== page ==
Orpheus Open House
Join the Krewe of Orpheus on February 23rd to preview their 2019 floats and enjoy food & drink (numerous adult beverages) presented by each float group. The krewe also offers hot dogs, jambalaya & nachos. Don’t miss the marching band performance. $15 parking available in Lot J. Hope to see you there!
For more information visit: https://www.facebook.com/events/260983004801581/
About The Krewe
The 2019 carnival season parade will roll on March 4, 2019 at 6:00pm. Starting at Tchoupitoulas and Napoleon and ending at the New Orleans Convention Center where the Orpheuscapade will be underway.
The Krewe of Orpheus derives its name from the mortal Orpheus, son of the god Apollo and the muse Calliope. The story of Orpheus illustrates the power of music in both this world and the next. Legend is that Apollo presented Orpheus with a lyre, which he played with perfection. The music of Orpheus was so beautiful that wild animals ceased their hunting, mountains bowed, seas stopped spraying and trees bent near to listen when he sang. His music was celebrated and cherished by all who heard it. His melodies inspired the noblest love. When Orpheus sang every heart was opened.
Orpheus accompanied Jason and the Argonauts on their adventures. During one voyage a storm arose, and Orpheus began to play his lyre. Immediately, the sea calmed and the storm ended. When his fellow sailors were bewitched by the enchanted song of the Sirens, Orpheustook up his lyre and began to sing. The Sirens’ song lost all its power, and the women were changed into rocks. However, Orpheus‘ greatest feat involved his beautiful wife, Eurydice.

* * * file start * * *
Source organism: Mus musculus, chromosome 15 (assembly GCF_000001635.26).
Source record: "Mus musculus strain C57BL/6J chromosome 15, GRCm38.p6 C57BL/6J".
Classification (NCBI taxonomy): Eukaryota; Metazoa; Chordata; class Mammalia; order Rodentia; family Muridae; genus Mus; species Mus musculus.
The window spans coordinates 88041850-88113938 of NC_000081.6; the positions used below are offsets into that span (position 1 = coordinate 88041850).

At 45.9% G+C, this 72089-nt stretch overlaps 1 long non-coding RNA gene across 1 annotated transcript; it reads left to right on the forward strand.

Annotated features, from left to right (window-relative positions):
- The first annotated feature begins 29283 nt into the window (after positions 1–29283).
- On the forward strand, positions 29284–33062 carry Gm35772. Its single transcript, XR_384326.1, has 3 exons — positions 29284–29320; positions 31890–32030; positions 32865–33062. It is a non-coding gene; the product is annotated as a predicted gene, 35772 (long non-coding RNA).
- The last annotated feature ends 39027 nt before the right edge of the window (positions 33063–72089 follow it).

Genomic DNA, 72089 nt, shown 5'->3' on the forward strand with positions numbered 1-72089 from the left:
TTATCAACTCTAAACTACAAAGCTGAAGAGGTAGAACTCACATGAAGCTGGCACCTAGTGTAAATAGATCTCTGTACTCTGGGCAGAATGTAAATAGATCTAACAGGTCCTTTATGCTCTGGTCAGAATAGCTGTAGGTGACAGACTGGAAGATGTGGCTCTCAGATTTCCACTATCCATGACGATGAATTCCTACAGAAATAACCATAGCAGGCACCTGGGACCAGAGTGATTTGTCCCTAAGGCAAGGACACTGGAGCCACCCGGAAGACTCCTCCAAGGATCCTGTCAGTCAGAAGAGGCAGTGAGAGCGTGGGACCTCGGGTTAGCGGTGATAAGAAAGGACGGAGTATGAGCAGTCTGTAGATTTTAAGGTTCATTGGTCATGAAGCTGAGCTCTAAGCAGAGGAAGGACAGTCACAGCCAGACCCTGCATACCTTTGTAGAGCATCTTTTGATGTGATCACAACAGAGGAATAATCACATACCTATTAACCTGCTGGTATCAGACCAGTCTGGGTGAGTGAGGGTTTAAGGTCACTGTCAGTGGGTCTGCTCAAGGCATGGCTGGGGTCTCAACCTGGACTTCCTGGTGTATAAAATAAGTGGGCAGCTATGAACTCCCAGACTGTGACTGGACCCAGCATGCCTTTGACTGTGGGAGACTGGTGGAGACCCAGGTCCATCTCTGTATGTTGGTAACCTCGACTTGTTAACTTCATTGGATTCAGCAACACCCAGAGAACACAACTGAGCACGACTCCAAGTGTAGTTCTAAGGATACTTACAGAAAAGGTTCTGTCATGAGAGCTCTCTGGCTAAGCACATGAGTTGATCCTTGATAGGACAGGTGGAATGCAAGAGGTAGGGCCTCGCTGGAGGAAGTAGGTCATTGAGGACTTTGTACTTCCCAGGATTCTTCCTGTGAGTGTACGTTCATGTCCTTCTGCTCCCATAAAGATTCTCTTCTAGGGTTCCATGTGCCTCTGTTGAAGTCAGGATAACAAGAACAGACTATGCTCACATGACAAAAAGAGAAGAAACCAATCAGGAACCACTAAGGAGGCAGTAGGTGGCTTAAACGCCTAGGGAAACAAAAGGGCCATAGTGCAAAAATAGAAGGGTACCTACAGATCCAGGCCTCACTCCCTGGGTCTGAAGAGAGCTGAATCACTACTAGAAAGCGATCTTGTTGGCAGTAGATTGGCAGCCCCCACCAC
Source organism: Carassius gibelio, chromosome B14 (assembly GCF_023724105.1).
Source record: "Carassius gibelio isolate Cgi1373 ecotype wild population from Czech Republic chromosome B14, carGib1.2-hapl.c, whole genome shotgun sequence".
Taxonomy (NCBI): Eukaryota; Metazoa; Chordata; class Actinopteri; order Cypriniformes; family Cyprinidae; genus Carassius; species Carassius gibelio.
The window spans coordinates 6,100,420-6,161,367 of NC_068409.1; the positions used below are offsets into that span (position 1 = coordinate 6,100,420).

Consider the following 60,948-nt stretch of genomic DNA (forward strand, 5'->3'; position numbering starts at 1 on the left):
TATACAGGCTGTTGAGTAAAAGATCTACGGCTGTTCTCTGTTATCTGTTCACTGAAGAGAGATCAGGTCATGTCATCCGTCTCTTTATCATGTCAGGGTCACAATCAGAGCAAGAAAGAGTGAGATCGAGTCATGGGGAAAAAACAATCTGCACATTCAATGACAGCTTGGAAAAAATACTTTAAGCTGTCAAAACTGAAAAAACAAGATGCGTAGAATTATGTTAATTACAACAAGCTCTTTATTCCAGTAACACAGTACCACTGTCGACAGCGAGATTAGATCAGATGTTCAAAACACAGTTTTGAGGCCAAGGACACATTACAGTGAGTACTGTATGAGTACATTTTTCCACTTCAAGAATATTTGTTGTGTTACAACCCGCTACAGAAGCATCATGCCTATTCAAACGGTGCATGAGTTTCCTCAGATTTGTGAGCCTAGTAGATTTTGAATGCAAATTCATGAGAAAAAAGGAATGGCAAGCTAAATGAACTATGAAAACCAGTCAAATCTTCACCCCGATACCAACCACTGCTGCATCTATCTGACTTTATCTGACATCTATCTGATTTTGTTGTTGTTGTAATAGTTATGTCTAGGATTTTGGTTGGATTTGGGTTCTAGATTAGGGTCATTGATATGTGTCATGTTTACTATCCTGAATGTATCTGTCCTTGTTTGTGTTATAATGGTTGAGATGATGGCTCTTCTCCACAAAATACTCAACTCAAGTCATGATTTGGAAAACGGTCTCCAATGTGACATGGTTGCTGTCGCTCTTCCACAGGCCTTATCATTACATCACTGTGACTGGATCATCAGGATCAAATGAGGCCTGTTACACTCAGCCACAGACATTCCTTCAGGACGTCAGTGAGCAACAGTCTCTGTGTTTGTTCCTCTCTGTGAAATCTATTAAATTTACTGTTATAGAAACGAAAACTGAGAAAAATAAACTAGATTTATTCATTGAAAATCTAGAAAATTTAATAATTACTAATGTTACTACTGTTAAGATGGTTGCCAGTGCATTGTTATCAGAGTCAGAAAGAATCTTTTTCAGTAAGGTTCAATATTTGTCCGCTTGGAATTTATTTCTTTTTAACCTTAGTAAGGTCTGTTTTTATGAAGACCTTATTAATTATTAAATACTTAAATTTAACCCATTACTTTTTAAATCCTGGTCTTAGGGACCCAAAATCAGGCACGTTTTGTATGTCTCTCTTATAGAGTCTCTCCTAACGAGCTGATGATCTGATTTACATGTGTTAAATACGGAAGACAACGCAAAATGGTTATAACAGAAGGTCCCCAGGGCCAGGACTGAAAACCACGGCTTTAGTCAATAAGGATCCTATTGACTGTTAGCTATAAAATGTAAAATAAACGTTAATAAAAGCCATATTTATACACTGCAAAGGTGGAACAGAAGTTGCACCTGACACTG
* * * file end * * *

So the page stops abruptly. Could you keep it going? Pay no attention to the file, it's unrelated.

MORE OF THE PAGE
Shortly after their marriage, Eurydice was pursued by Aristaeus, who was overwhelmed by her beauty. When fleeing his advances, Eurydice stepped on a snake, which bit her foot, and she died. Overcome with grief, Orpheus vowed to rescue her from the regions of the dead.
He gained entry to the Underworld by using his music to charm Charon, the ferryman and Cerberus, the three headed dog that guarded the gates of Hell. He passed through crowds of ghosts, and presented himself before Hades and Persephone. Orpheus strummed his lyre as he implored them to return Eurydice to the realm of the living. As he sang, the ghosts wept and the cheeks of the Furies became wet with tears. The yearning notes from ‘ lyre had kindled their memories of the sweet secrets of life’s pleasures. At last, Eurydice was called forth. Orpheus was permitted to take her away, on condition that he should not turn to look at her until they both reached the surface.